The Revolt of Owain Glyn Dwr

The Revolt of Owain Glyn Dwr

The Revolt of Owain Glyn Dwr

The Revolt of Owain Glyn Dwr

Synopsis

Owain Glyn Dwr is the most commanding figure in the history of Wales, His revolt (1400-1409) gave the people of Wales a glimpse of their country as an independent state. Written by Britain's leading medieval historian, this is the first scholarly book for over fifty years to present Owain and his revolt to a general audience. It will appeal to those who are fascinated by national heroes in all periods and is of particular interest to those who are intrigued by this most famous movement in the history of Wales, and by the mystery surrounding its remarkable leader.

Excerpt

On 27 October 1916 David Lloyd George, then Secretary of State for War but within a few weeks to be Prime Minister, unveiled eleven statues of distinguished figures from the Welsh past which had been commissioned to be placed in the City Hall at Cardiff, itself a building opened ten years earlier. One of his Welshmen--for with the anomalous exception of Boudicca they were all men--now immortalized in the finest statuary marble in the headquarters of the putative capital of twentieth-century Wales was Owain Glyn Dŵr. His statue was the work of Alfred Turner, who had already designed statues of Queen Victoria at Sheffield, North Shields, and Delhi and of King Edward VII at Lyallpur, India. It was a nice irony that the chisel which once had etched three statues of the Empress of India should now do similar service for that 'most profligate rebel', as Owain Glyn Dŵr was called in the sixteenth century. But the commemorative unveiling of October 1916 had a further significance: it brought together the two most famous Welshmen, arguably, in the history of Wales--Owain Glyn Dŵr and David Lloyd George. Both have suffered from a surfeit of books about them; so the appearance of yet another--albeit an account of the revolt of Glyn Dŵr rather than a biography of the man--calls for some justification.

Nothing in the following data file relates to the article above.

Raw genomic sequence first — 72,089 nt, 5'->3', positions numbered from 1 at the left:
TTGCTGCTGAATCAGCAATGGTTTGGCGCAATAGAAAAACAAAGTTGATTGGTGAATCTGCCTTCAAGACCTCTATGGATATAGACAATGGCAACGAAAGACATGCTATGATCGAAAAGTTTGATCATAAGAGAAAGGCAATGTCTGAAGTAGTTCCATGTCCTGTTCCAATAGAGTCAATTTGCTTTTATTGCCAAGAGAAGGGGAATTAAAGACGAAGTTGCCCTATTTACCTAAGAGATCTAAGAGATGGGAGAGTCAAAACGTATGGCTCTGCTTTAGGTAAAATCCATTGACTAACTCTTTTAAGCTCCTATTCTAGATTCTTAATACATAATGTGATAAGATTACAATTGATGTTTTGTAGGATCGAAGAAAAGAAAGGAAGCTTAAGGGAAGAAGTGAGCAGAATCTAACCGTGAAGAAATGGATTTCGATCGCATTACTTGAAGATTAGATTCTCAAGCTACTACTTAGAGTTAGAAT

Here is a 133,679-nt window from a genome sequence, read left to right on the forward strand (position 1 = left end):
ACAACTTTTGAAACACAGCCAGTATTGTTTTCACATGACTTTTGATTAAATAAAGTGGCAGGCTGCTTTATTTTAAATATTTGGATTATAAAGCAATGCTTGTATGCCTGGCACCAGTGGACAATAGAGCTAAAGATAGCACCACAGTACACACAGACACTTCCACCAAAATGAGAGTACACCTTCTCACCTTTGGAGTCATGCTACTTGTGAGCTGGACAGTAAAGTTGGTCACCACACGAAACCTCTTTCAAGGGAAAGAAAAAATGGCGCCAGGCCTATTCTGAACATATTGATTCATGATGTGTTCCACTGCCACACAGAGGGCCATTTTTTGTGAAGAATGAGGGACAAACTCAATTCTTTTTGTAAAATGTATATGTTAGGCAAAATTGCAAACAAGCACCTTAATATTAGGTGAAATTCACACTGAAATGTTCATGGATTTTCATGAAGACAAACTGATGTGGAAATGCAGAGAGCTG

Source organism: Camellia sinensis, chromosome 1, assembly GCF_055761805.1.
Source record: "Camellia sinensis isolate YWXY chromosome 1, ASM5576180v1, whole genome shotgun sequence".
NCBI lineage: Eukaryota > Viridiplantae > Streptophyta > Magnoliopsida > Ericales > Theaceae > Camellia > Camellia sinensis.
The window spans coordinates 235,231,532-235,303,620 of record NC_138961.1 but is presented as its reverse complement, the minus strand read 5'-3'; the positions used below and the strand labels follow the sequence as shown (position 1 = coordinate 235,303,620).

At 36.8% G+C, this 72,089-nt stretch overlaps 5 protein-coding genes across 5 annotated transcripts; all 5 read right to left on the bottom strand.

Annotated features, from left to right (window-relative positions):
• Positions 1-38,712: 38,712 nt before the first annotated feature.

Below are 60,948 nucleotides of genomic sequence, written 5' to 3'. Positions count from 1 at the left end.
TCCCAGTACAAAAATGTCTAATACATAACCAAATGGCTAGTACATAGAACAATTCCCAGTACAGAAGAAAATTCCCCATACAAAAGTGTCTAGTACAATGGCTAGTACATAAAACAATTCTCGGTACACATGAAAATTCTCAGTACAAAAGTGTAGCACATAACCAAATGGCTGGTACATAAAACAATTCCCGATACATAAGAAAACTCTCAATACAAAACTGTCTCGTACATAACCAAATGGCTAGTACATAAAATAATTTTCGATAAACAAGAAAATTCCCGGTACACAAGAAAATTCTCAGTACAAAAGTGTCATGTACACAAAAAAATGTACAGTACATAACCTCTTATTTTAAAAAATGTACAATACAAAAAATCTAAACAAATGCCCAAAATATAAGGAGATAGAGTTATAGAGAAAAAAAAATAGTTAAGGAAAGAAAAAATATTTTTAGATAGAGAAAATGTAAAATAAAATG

Personal piety is one reason. I was brought up in Glyn Dŵr country. My home lay only a few miles from Glyndyfrdwy, the village from which he took his cognomen; my father in his youth walked over the Berwyn mountains to Llansilin, much as Glyn Dŵr and his entourage centuries earlier traversed the same mountains as they travelled from Glyndyfrdwy to his other manor of Sycharth, likewise in the parish of Llansilin; my mother told me tales of caves and tunnels associated with Glyn Dŵr in our locality and was impatient with my scepticism about their authenticity. This book may not, in Thomas Carlyle's words, have 'come out hot from my own soul'; but it would be idle to deny that local affection, for the neighbourhood and its people, have in part prompted me to write it. Indeed, unfashionable as are such sentiments in the austere world of academic historiography, I proudly affirm that this is so.

But I had my academic reasons for writing this book also. First, I was anxious to place Owain Glyn Dŵr and his revolt firmly in the context of contemporary society in Wales and indeed beyond, for it is this context alone which makes his revolt and the remarkable degree of support it enjoyed comprehensible. Secondly, I wanted to bring the detailed scholarly work of historians who have written about Owain and his revolt since the appearance of J. E. Lloyd's classic . . .

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